In Fall 2014 the Lower Raritan Watershed Partnership worked with the Rutgers Landscape Architecture Graduate GeoDesign Studio to study current conditions in the Lower Raritan Watershed and evaluate different alternative futures and associated strategies.
The Rutgers GeoDesign Studio began the semester with a challenge: how to understand and describe the Lower Raritan Watershed in content, space and time. Building on a mid-term charrette in which students presented a comprehensive inventory and analysis of the study area, work then expanded towards a larger, more traditional GIS-based regional mapping project to challenge the region’s stakeholders in their thinking about the future of the river and the watershed.
Here’s a glimpse into the process of thinking about design from a regional / watershed perspective. After facilitating the mid-term stakeholder charrette, the Rutgers Landscape Architecture Graduate Studio distilled stakeholder input into what you see on this analysis board. The Studio Group then gathered additional information about stakeholder priorities so as to evaluate how well the landscape is working with respect to these priorities.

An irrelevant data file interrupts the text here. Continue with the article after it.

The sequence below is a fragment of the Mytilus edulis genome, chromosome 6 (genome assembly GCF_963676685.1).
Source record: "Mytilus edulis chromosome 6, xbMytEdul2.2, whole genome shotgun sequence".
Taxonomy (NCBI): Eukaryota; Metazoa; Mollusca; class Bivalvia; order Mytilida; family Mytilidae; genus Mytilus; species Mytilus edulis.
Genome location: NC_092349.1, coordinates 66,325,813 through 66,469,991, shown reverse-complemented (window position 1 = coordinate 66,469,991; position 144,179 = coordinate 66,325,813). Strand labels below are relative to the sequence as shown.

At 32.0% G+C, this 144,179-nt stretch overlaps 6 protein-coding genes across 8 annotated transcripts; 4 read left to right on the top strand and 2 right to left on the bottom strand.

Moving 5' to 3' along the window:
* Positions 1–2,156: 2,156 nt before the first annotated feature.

To understand this process, it might help to understand the kinds of questions landscape architects ask. The “Steinitz Model” guided the studio in their visioning design process this semester. This Model is framed as six questions:
1) How should the landscape be described in content, space and time?
2) How does the landscape operate? What are the functional and structural relationships among its elements?
3) Is the current landscape working well?
4) How might the landscape be altered / changed? By what policies and actions? Where and when?
5) What differences might the changes cause?
6) How should the landscape be changed?